Proposal Synopsis: Manumission, a performance by Igor Josifov, executed in computer-simulated space, can be regarded as a miniature video essay on the inexorable human alienation in the immenseness of this world.
The action takes place in a single fixed scene: right from the beginning two identical masks/faces are shown in a frozen frontal fashion. This presentation associated with the body as a “form of identity” takes its time, putting us in a somewhat uneasy state of expectation. Soon, however, the masks/faces are set in motion, each gradually moving in different directions. Little by little the silence is disturbed by soft noises, which portend a face-to-face encounter, but the masks/faces never meet each other, as there is a dark line between them, dividing the scene into two sections. Movements are sped up in a somewhat mechanical manner, accompanied by stronger sounds of motion, which give the space of action an intimate quality. The “final act” acquires a grim intonation with the masks’ dramatic removal. The act of transformation/metamorphosis is brought to a close by the expressive unmasking with an uncertain ending and outcome. The central motif is the act of transformation and liberation of the human “captive mind” and soul.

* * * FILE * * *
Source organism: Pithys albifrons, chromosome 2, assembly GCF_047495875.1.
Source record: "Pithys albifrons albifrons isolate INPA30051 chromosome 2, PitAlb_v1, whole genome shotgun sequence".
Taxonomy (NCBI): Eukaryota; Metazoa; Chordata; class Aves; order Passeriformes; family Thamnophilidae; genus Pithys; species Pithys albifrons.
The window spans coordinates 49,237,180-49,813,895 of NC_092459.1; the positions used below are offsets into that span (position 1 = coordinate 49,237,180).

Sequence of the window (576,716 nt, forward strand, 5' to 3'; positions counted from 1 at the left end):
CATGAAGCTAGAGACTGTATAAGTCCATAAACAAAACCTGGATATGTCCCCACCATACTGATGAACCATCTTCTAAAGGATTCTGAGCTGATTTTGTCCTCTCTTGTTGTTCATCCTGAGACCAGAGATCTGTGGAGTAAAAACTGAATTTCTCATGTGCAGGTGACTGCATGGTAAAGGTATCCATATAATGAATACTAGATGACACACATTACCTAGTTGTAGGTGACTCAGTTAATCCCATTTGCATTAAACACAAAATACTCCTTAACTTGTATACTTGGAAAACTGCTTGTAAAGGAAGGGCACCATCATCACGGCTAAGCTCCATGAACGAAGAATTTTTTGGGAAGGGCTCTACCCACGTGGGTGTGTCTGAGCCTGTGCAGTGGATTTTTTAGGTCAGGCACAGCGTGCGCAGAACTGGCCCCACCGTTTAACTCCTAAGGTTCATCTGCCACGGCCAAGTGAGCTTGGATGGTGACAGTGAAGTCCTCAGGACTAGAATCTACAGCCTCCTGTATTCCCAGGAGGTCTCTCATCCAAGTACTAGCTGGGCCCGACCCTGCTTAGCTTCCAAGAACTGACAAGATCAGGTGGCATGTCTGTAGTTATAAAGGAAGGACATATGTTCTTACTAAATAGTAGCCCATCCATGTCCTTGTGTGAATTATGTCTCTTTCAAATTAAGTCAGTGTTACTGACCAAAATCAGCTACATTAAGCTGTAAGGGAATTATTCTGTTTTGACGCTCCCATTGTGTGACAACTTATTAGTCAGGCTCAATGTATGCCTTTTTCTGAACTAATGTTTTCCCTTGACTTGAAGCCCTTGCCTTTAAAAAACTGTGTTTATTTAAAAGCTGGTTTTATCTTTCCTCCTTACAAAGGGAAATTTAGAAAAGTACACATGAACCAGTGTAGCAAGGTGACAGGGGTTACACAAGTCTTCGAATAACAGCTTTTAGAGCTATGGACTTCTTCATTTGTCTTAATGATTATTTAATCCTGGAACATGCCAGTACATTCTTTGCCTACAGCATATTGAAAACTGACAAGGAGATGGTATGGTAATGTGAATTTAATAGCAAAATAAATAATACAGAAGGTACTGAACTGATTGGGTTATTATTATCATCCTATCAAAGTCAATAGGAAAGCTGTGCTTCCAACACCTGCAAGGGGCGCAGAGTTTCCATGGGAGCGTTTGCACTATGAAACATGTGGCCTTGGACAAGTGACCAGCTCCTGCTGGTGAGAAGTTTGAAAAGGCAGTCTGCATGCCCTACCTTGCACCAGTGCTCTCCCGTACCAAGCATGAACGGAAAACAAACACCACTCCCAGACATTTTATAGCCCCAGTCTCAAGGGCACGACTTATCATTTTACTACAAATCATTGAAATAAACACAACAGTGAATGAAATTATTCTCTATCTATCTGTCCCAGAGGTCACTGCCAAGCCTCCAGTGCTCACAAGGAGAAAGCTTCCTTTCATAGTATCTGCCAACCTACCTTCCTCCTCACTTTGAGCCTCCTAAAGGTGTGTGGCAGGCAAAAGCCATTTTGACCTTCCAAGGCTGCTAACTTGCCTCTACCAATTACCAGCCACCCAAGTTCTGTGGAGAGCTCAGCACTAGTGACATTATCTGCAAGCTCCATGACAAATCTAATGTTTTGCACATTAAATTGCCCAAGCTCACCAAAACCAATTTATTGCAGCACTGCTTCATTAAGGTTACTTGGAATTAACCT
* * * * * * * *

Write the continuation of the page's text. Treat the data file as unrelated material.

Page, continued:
Artist's Biography: Igor Josifov is a Macedonian performance artist who attended the School of Applied Arts in Skopje, Macedonia and started his secondary education and career in San Francisco, California. In his performances, the body is a medium that translates his personal and cultural experience into a broader context.
Josifov’s work is based on psychoanalytic perception and the cultural and moral realties of contemporary living. The subject of his work deals with identity, death, loss, and social commentary. He uses concept as the first and most crucial part of the process and then uses the medium and its symbolic function to
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